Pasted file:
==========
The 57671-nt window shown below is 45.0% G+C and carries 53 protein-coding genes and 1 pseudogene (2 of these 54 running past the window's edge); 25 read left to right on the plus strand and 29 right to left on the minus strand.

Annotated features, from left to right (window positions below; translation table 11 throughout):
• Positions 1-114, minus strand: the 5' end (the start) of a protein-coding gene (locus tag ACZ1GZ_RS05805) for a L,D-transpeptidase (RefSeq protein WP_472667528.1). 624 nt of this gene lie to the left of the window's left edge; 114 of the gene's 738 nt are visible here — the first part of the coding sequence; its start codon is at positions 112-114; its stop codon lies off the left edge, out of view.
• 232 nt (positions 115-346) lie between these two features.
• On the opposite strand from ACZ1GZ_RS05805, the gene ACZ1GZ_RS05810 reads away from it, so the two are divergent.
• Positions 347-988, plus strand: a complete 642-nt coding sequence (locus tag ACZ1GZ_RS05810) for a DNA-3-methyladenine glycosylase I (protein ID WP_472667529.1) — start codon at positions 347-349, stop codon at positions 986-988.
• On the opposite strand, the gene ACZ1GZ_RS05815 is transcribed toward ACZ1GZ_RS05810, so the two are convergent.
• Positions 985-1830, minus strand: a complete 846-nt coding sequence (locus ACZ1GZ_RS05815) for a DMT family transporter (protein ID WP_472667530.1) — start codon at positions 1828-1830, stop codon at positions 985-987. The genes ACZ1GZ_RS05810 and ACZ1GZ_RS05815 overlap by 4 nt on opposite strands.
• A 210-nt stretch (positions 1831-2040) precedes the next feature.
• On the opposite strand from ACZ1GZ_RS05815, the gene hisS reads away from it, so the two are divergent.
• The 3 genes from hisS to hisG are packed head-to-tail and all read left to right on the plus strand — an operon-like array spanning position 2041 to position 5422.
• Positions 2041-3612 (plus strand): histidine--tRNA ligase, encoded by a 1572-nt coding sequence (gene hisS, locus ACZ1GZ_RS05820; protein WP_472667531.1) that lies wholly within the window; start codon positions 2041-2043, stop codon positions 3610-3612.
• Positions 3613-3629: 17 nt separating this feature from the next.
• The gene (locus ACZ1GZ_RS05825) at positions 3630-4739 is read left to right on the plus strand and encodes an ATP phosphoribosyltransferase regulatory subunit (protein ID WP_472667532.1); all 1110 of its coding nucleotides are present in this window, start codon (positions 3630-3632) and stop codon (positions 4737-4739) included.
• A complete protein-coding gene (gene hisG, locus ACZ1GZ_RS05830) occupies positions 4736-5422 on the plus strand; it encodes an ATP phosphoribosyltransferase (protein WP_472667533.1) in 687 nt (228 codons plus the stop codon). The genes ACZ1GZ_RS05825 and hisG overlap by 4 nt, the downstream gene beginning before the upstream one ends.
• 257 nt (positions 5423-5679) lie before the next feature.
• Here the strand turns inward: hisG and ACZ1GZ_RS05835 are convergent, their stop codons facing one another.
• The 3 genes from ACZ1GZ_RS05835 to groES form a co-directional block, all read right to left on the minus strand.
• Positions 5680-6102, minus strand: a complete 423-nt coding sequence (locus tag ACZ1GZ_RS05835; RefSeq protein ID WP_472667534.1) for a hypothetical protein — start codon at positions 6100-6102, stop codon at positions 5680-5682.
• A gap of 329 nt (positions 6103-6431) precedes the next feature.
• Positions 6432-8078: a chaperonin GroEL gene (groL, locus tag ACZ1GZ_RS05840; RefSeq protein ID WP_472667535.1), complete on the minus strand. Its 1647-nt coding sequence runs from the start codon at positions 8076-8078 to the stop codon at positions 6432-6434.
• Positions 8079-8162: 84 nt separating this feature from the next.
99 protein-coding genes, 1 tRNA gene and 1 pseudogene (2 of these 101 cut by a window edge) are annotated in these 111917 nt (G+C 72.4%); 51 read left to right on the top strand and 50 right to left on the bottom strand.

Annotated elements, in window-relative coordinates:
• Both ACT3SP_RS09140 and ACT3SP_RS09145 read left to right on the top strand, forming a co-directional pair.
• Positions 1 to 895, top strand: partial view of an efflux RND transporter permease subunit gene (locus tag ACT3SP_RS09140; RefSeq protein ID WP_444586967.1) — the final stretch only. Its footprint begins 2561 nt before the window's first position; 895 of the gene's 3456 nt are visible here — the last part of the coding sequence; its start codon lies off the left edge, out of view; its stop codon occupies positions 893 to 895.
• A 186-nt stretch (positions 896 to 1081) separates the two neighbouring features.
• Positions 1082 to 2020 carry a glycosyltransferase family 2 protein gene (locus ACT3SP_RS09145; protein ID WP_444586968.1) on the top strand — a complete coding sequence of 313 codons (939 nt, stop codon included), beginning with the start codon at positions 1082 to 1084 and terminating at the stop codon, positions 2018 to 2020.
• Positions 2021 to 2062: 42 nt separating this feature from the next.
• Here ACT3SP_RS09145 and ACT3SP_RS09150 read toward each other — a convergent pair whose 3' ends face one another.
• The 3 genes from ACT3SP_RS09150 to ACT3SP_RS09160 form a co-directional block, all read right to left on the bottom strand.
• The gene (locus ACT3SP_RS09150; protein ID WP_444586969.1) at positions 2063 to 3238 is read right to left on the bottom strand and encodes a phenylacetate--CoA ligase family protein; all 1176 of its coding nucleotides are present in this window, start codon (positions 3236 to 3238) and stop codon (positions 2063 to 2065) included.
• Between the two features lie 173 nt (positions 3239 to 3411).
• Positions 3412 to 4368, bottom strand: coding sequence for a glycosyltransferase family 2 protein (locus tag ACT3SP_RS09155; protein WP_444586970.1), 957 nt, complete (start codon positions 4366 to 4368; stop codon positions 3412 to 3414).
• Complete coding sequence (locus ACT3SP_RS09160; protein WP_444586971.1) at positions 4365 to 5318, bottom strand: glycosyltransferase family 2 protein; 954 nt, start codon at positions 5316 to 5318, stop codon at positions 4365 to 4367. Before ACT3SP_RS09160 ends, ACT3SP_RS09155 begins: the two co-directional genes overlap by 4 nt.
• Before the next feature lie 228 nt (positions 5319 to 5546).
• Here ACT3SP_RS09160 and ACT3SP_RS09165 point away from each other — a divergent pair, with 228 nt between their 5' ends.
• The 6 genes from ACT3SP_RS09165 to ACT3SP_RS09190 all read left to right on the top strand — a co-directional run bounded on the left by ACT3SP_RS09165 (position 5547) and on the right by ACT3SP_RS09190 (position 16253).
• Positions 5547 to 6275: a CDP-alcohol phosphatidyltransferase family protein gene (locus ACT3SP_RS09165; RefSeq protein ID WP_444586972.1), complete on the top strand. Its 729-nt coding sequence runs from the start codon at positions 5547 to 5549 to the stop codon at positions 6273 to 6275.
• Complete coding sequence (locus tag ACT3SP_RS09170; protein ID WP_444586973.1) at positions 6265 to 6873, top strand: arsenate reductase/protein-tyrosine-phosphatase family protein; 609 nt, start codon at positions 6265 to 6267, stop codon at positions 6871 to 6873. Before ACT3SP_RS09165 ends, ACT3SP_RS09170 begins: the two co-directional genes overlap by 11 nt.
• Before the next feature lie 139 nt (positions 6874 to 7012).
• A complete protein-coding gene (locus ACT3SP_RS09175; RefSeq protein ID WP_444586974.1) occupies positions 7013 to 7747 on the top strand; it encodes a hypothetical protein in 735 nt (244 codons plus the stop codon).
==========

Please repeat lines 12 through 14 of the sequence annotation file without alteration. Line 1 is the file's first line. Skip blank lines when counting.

• Positions 2041-3612 (plus strand): histidine--tRNA ligase, encoded by a 1572-nt coding sequence (gene hisS, locus ACZ1GZ_RS05820; protein WP_472667531.1) that lies wholly within the window; start codon positions 2041-2043, stop codon positions 3610-3612.
• Positions 3613-3629: 17 nt separating this feature from the next.
• The gene (locus ACZ1GZ_RS05825) at positions 3630-4739 is read left to right on the plus strand and encodes an ATP phosphoribosyltransferase regulatory subunit (protein ID WP_472667532.1); all 1110 of its coding nucleotides are present in this window, start codon (positions 3630-3632) and stop codon (positions 4737-4739) included.